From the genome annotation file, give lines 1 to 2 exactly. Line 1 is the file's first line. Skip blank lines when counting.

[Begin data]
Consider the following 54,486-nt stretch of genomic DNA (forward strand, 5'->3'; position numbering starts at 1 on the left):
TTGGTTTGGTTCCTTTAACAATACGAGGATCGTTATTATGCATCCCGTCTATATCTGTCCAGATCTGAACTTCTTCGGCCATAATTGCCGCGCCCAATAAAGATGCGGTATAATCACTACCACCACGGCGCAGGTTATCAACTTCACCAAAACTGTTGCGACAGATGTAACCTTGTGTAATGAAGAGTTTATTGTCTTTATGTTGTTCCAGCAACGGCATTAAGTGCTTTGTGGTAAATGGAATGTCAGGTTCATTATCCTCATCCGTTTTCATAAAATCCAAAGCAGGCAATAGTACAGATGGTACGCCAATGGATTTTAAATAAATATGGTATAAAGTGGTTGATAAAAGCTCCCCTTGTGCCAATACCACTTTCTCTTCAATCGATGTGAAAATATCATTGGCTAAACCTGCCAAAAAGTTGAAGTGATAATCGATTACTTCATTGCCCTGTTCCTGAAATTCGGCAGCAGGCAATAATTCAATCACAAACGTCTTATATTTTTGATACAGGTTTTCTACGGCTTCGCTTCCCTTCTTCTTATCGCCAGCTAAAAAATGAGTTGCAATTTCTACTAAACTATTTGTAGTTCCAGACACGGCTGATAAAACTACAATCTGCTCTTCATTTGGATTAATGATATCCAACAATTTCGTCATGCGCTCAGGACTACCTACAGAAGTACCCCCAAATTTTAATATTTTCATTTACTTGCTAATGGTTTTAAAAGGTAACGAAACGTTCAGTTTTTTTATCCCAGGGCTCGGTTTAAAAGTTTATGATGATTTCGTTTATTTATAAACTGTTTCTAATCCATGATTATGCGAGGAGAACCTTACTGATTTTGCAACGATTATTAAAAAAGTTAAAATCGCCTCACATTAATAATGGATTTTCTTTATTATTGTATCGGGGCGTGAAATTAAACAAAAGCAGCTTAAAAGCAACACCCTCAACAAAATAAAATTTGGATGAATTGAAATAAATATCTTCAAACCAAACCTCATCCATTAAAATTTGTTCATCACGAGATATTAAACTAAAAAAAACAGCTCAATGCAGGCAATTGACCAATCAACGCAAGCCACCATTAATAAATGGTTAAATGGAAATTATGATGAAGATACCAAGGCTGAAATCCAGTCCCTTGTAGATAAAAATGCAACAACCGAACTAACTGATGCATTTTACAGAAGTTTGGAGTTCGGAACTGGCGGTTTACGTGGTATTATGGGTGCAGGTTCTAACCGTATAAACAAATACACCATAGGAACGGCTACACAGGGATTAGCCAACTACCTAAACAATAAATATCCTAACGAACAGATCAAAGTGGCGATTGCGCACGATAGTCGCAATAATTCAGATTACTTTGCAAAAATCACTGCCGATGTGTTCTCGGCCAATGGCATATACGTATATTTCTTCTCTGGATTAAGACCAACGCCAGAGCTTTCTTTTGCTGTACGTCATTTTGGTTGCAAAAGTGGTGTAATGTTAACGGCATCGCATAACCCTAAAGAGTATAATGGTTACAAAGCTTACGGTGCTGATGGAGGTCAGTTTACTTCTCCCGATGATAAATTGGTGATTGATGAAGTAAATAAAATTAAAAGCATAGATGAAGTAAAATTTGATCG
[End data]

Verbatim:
Consider the following 54,486-nt stretch of genomic DNA (forward strand, 5'->3'; position numbering starts at 1 on the left):
TTGGTTTGGTTCCTTTAACAATACGAGGATCGTTATTATGCATCCCGTCTATATCTGTCCAGATCTGAACTTCTTCGGCCATAATTGCCGCGCCCAATAAAGATGCGGTATAATCACTACCACCACGGCGCAGGTTATCAACTTCACCAAAACTGTTGCGACAGATGTAACCTTGTGTAATGAAGAGTTTATTGTCTTTATGTTGTTCCAGCAACGGCATTAAGTGCTTTGTGGTAAATGGAATGTCAGGTTCATTATCCTCATCCGTTTTCATAAAATCCAAAGCAGGCAATAGTACAGATGGTACGCCAATGGATTTTAAATAAATATGGTATAAAGTGGTTGATAAAAGCTCCCCTTGTGCCAATACCACTTTCTCTTCAATCGATGTGAAAATATCATTGGCTAAACCTGCCAAAAAGTTGAAGTGATAATCGATTACTTCATTGCCCTGTTCCTGAAATTCGGCAGCAGGCAATAATTCAATCACAAACGTCTTATATTTTTGATACAGGTTTTCTACGGCTTCGCTTCCCTTCTTCTTATCGCCAGCTAAAAAATGAGTTGCAATTTCTACTAAACTATTTGTAGTTCCAGACACGGCTGATAAAACTACAATCTGCTCTTCATTTGGATTAATGATATCCAACAATTTCGTCATGCGCTCAGGACTACCTACAGAAGTACCCCCAAATTTTAATATTTTCATTTACTTGCTAATGGTTTTAAAAGGTAACGAAACGTTCAGTTTTTTTATCCCAGGGCTCGGTTTAAAAGTTTATGATGATTTCGTTTATTTATAAACTGTTTCTAATCCATGATTATGCGAGGAGAACCTTACTGATTTTGCAACGATTATTAAAAAAGTTAAAATCGCCTCACATTAATAATGGATTTTCTTTATTATTGTATCGGGGCGTGAAATTAAACAAAAGCAGCTTAAAAGCAACACCCTCAACAAAATAAAATTTGGATGAATTGAAATAAATATCTTCAAACCAAACCTCATCCATTAAAATTTGTTCATCACGAGATATTAAACTAAAAAAAACAGCTCAATGCAGGCAATTGACCAATCAACGCAAGCCACCATTAATAAATGGTTAAATGGAAATTATGATGAAGATACCAAGGCTGAAATCCAGTCCCTTGTAGATAAAAATGCAACAACCGAACTAACTGATGCATTTTACAGAAGTTTGGAGTTCGGAACTGGCGGTTTACGTGGTATTATGGGTGCAGGTTCTAACCGTATAAACAAATACACCATAGGAACGGCTACACAGGGATTAGCCAACTACCTAAACAATAAATATCCTAACGAACAGATCAAAGTGGCGATTGCGCACGATAGTCGCAATAATTCAGATTACTTTGCAAAAATCACTGCCGATGTGTTCTCGGCCAATGGCATATACGTATATTTCTTCTCTGGATTAAGACCAACGCCAGAGCTTTCTTTTGCTGTACGTCATTTTGGTTGCAAAAGTGGTGTAATGTTAACGGCATCGCATAACCCTAAAGAGTATAATGGTTACAAAGCTTACGGTGCTGATGGAGGTCAGTTTACTTCTCCCGATGATAAATTGGTGATTGATGAAGTAAATAAAATTAAAAGCATAGATGAAGTAAAATTTGATCG